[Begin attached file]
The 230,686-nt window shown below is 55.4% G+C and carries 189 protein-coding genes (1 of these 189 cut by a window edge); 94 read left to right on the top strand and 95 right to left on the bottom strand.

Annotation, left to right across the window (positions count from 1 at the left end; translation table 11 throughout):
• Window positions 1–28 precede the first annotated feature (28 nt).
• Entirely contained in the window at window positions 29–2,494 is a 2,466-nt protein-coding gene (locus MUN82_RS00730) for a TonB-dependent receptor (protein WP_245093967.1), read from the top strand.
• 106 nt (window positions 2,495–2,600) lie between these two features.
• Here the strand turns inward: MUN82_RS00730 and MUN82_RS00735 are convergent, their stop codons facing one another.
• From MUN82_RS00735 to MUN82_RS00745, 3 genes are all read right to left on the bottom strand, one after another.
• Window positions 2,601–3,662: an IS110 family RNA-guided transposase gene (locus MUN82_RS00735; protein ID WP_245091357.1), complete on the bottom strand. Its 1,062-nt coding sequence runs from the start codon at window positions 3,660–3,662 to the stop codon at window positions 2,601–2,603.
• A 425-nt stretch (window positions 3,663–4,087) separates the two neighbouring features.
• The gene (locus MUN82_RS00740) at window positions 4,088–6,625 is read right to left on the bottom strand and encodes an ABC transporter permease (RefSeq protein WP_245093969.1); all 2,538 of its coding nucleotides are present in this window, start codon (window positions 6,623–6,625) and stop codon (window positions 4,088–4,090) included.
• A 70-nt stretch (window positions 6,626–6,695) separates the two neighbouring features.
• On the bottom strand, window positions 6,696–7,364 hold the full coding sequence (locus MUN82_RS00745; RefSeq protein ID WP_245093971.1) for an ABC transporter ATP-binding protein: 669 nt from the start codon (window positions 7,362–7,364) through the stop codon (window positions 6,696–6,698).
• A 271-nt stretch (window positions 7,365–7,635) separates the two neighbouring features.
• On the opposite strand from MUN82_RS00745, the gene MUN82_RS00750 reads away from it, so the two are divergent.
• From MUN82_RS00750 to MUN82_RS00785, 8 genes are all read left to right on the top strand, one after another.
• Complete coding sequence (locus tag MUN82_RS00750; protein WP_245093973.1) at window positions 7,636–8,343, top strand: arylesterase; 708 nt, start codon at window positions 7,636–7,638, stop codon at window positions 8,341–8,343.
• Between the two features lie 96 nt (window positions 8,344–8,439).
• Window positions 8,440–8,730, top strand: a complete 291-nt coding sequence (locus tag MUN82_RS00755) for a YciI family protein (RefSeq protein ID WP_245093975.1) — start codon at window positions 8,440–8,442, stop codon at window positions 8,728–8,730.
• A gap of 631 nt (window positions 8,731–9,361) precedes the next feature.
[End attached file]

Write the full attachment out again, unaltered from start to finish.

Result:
The 230,686-nt window shown below is 55.4% G+C and carries 189 protein-coding genes (1 of these 189 cut by a window edge); 94 read left to right on the top strand and 95 right to left on the bottom strand.

Annotation, left to right across the window (positions count from 1 at the left end; translation table 11 throughout):
• Window positions 1–28 precede the first annotated feature (28 nt).
• Entirely contained in the window at window positions 29–2,494 is a 2,466-nt protein-coding gene (locus MUN82_RS00730) for a TonB-dependent receptor (protein WP_245093967.1), read from the top strand.
• 106 nt (window positions 2,495–2,600) lie between these two features.
• Here the strand turns inward: MUN82_RS00730 and MUN82_RS00735 are convergent, their stop codons facing one another.
• From MUN82_RS00735 to MUN82_RS00745, 3 genes are all read right to left on the bottom strand, one after another.
• Window positions 2,601–3,662: an IS110 family RNA-guided transposase gene (locus MUN82_RS00735; protein ID WP_245091357.1), complete on the bottom strand. Its 1,062-nt coding sequence runs from the start codon at window positions 3,660–3,662 to the stop codon at window positions 2,601–2,603.
• A 425-nt stretch (window positions 3,663–4,087) separates the two neighbouring features.
• The gene (locus MUN82_RS00740) at window positions 4,088–6,625 is read right to left on the bottom strand and encodes an ABC transporter permease (RefSeq protein WP_245093969.1); all 2,538 of its coding nucleotides are present in this window, start codon (window positions 6,623–6,625) and stop codon (window positions 4,088–4,090) included.
• A 70-nt stretch (window positions 6,626–6,695) separates the two neighbouring features.
• On the bottom strand, window positions 6,696–7,364 hold the full coding sequence (locus MUN82_RS00745; RefSeq protein ID WP_245093971.1) for an ABC transporter ATP-binding protein: 669 nt from the start codon (window positions 7,362–7,364) through the stop codon (window positions 6,696–6,698).
• A 271-nt stretch (window positions 7,365–7,635) separates the two neighbouring features.
• On the opposite strand from MUN82_RS00745, the gene MUN82_RS00750 reads away from it, so the two are divergent.
• From MUN82_RS00750 to MUN82_RS00785, 8 genes are all read left to right on the top strand, one after another.
• Complete coding sequence (locus tag MUN82_RS00750; protein WP_245093973.1) at window positions 7,636–8,343, top strand: arylesterase; 708 nt, start codon at window positions 7,636–7,638, stop codon at window positions 8,341–8,343.
• Between the two features lie 96 nt (window positions 8,344–8,439).
• Window positions 8,440–8,730, top strand: a complete 291-nt coding sequence (locus tag MUN82_RS00755) for a YciI family protein (RefSeq protein ID WP_245093975.1) — start codon at window positions 8,440–8,442, stop codon at window positions 8,728–8,730.
• A gap of 631 nt (window positions 8,731–9,361) precedes the next feature.